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An average CEO makes HOW much more than an average worker?!


Did you know that corporate profits just hit another all-time high? Yeah, I find it hard to believe, too. But it's true:

Not only that, but CEO profits as a percentage of the economy just hit an all-time high. They're higher now than they've been for the last half-century. Pardon my language, but what the hell?

If the trickle-down effect was a real thing that really helped in a real way, really, that would mean that the workers employed by these CEOs are doing better, too. Right? Wrong.

Yes, you read that correctly. CEO pay is now 350 times that of an average worker. And it has skyrocketed 300% since 1990, while the average worker's pay has only risen 4%. All numbers adjusted for inflation.

And if you adjust for inflation and take a look at the average worker's hourly pay, you'll notice it hasn't changed at all in the last 50 years.

What does that all mean? Basically, while CEOs and shareholders are living large, the average worker's pay as a percentage of the economy has dropped to an all-time low.

These are just some of the charts published by Henry Blodget last week. I recommend taking a look at all of them — they are a veritable smorgasbord of information.

A breastfeeding mother's experience at Vienna's Schoenbrunn Zoo is touching people's hearts—but not without a fair amount of controversy.

Gemma Copeland shared her story on Facebook, which was then picked up by the Facebook page Boobie Babies. Photos show the mom breastfeeding her baby next to the window of the zoo's orangutan habitat, with a female orangutan sitting close to the glass, gazing at them.

"Today I got feeding support from the most unlikely of places, the most surreal moment of my life that had me in tears," Copeland wrote.

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Photo by Mark Basarab on Unsplash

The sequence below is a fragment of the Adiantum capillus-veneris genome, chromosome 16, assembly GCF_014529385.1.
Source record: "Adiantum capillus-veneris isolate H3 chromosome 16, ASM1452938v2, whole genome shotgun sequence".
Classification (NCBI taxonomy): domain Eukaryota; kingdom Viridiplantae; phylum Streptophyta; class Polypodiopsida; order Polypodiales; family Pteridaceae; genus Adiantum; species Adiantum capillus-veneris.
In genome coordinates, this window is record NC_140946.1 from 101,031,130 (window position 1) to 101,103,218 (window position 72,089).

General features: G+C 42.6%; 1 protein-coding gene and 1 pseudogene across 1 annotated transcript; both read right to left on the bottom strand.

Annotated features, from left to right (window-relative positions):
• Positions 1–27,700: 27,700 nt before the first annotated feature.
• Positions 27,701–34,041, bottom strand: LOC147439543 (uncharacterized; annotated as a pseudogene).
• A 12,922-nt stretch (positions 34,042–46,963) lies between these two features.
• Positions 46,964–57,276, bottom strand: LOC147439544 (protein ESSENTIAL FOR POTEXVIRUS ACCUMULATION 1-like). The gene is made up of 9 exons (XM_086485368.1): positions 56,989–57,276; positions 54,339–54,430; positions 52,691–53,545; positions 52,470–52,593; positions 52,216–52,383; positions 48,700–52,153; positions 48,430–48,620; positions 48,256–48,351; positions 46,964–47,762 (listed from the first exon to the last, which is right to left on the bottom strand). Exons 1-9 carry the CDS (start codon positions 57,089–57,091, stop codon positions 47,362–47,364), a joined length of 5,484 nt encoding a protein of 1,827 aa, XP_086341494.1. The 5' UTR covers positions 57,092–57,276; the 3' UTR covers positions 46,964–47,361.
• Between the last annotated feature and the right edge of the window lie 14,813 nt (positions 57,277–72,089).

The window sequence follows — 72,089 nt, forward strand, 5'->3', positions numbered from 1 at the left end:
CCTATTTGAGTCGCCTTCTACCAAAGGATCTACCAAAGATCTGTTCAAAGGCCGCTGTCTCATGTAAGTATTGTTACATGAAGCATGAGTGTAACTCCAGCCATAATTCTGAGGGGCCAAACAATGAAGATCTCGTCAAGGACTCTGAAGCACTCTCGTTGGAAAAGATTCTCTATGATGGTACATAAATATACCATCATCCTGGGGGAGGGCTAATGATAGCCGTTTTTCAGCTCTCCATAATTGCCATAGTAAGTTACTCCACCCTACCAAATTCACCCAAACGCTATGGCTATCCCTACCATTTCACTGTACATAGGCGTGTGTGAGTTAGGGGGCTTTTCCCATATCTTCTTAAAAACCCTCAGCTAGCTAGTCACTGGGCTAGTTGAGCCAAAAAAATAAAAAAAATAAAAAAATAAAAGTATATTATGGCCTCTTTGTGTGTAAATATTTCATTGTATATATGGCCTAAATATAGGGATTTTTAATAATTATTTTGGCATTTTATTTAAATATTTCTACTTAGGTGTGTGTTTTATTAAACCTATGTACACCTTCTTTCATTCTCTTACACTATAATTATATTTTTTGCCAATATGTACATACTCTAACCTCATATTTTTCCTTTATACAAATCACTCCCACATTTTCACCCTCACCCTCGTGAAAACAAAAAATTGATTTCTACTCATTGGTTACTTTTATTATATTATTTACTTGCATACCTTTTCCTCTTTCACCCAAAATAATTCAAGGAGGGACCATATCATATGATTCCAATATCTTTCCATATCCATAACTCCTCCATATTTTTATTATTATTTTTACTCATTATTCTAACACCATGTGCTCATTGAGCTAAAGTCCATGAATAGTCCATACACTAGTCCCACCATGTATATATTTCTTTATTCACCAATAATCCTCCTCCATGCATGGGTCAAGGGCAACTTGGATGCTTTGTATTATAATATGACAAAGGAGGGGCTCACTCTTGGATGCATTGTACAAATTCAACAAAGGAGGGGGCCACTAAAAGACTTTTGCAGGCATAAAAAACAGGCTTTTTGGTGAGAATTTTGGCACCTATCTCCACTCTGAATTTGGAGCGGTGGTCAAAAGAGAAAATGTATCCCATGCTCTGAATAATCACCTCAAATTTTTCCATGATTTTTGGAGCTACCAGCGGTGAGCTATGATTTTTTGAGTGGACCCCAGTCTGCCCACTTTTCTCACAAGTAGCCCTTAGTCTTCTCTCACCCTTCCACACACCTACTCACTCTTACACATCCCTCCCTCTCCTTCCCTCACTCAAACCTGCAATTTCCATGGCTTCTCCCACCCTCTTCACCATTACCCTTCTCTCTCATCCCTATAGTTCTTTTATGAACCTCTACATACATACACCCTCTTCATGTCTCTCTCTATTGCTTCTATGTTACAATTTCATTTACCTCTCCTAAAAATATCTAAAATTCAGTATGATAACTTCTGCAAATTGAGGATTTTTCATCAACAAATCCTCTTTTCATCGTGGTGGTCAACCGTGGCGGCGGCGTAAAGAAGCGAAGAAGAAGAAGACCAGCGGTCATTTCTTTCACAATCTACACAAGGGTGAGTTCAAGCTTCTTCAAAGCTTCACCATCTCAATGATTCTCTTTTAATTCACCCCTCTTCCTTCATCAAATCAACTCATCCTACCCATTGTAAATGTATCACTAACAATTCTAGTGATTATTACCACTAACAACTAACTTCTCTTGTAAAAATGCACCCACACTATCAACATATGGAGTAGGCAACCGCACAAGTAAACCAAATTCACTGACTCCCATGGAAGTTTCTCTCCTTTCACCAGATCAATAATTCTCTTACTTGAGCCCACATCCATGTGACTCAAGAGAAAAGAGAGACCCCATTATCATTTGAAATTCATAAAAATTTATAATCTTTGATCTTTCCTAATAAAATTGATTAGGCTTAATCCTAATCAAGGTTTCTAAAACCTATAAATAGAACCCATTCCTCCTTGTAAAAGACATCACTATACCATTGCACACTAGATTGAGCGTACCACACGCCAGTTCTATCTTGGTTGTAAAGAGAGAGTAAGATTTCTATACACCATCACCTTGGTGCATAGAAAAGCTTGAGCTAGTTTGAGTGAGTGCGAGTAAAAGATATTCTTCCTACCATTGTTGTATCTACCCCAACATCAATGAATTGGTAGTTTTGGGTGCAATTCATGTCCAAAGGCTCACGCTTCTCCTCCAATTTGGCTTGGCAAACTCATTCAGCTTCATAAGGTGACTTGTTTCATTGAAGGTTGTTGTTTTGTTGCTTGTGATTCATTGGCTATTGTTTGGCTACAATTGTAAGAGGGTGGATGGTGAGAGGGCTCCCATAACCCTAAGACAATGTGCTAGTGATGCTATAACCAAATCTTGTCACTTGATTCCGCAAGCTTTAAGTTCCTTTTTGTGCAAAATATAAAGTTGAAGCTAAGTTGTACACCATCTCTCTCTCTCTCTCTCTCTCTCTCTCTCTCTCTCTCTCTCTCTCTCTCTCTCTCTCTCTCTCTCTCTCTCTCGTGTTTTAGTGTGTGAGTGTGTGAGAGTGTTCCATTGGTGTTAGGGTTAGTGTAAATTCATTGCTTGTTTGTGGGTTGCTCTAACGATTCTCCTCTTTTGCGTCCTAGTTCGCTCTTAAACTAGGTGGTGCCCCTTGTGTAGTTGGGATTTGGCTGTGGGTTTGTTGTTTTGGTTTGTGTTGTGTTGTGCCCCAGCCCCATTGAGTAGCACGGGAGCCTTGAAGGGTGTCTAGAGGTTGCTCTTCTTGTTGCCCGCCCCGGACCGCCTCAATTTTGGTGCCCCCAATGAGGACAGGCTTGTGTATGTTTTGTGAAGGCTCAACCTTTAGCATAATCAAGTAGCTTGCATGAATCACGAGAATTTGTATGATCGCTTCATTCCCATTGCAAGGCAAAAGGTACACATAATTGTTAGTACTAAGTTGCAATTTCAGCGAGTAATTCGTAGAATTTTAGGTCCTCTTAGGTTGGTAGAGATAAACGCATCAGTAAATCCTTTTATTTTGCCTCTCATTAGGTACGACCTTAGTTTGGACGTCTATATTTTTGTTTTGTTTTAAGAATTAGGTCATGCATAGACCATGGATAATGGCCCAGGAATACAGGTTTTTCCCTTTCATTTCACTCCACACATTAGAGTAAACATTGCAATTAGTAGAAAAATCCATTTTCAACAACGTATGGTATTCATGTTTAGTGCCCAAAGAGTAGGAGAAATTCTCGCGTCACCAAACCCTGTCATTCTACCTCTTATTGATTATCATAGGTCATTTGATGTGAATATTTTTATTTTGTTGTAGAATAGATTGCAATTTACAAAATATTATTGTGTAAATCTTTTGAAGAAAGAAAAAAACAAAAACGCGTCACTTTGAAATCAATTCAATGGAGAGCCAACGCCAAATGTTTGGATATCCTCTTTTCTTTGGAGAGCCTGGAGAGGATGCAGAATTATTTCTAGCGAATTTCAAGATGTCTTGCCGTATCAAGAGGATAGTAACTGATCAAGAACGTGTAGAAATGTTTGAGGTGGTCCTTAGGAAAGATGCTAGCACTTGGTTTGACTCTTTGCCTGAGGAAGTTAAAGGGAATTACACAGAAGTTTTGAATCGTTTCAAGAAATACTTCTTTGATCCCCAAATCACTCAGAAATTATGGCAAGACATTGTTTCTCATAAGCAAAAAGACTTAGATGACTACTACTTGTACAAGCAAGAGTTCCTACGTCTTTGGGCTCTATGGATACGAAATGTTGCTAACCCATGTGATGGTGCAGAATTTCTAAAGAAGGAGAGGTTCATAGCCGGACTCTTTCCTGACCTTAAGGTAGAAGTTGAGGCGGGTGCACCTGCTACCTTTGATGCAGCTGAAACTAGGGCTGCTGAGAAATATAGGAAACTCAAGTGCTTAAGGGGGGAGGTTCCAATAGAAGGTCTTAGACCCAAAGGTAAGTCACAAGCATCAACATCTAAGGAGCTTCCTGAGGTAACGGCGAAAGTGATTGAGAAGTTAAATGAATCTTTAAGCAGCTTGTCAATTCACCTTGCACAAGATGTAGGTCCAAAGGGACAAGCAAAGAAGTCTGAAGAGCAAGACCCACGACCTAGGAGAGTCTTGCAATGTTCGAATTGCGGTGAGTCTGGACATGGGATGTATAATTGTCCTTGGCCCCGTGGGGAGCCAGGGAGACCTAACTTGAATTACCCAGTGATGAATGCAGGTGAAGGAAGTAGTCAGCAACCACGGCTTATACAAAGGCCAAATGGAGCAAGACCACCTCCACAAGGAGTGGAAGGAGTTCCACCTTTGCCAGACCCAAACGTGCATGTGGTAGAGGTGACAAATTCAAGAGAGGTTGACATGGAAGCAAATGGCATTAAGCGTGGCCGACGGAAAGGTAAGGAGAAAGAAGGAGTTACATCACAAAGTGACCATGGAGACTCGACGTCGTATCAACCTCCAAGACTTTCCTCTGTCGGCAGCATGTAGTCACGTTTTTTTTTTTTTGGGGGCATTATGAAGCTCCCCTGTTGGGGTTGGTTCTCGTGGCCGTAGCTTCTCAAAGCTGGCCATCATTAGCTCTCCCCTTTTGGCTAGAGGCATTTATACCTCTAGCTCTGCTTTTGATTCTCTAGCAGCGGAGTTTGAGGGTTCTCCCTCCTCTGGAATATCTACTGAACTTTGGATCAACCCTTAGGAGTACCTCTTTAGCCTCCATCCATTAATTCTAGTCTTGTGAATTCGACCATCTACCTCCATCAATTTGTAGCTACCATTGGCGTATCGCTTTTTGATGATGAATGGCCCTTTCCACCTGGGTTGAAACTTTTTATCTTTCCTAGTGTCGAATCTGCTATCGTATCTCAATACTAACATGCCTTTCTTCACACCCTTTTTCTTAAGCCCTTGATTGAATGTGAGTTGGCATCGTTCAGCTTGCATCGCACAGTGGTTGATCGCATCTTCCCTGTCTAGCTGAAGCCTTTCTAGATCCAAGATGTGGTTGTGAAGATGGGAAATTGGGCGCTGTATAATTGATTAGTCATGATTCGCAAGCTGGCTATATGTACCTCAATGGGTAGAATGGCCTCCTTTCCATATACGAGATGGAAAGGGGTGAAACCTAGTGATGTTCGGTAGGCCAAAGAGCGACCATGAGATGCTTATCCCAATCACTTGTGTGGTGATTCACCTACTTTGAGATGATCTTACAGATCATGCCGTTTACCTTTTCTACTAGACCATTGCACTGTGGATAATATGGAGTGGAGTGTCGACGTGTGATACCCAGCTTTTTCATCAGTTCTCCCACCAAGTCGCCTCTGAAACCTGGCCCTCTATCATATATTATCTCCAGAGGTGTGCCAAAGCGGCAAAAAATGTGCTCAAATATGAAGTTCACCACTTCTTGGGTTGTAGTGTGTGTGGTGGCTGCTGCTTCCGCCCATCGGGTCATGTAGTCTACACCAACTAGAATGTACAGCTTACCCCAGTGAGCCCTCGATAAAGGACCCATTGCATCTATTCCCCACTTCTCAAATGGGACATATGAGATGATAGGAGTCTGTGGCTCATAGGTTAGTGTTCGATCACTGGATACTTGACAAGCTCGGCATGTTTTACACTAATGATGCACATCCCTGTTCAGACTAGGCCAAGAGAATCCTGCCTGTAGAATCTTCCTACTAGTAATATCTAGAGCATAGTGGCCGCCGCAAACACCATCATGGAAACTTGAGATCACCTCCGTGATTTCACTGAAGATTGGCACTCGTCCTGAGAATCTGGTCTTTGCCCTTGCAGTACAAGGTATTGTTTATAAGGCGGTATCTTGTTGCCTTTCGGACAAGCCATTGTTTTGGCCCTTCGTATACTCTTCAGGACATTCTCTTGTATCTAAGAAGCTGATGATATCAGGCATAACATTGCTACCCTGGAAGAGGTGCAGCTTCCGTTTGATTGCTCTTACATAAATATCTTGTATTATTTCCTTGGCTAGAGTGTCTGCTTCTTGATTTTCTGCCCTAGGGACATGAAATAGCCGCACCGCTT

It's Fat Bear Week and we pick the winner.

Everyone knows that fat animals are infinitely more visually appealing, much to veterinarians' collective dismay. They may not be at their pinnacle of health, yet we love them anyway, especially when they're babies. Bears, however, are supposed to get chunky so they get a pass. Before the winter when they hibernate, they're all about feeding their faces and storing fat for the winter. Wildlife archivists Explore has put all these fat bears in one place so we can vote on who gets to be supreme Fat Bear. Fat Bear Week is an annual event that anyone with internet access can participate in.

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She's enjoying the big benefits of some simple life hacks.

James Clear’s landmark book “Atomic Habits: An Easy & Proven Way to Build Good Habits & Break Bad Ones” has sold more than 9 million copies worldwide. The book is incredibly popular because it has a simple message that can help everyone. We can develop habits that increase our productivity and success by making small changes to our daily routines.

"It is so easy to overestimate the importance of one defining moment and underestimate the value of making small improvements on a daily basis,” James Clear writes. “It is only when looking back 2 or 5 or 10 years later that the value of good habits and the cost of bad ones becomes strikingly apparent.”

His work proves that we don’t need to move mountains to improve ourselves, just get 1% better every day.

Most of us are reluctant to change because breaking old habits and starting new ones can be hard. However, there are a lot of incredibly easy habits we can develop that can add up to monumental changes.

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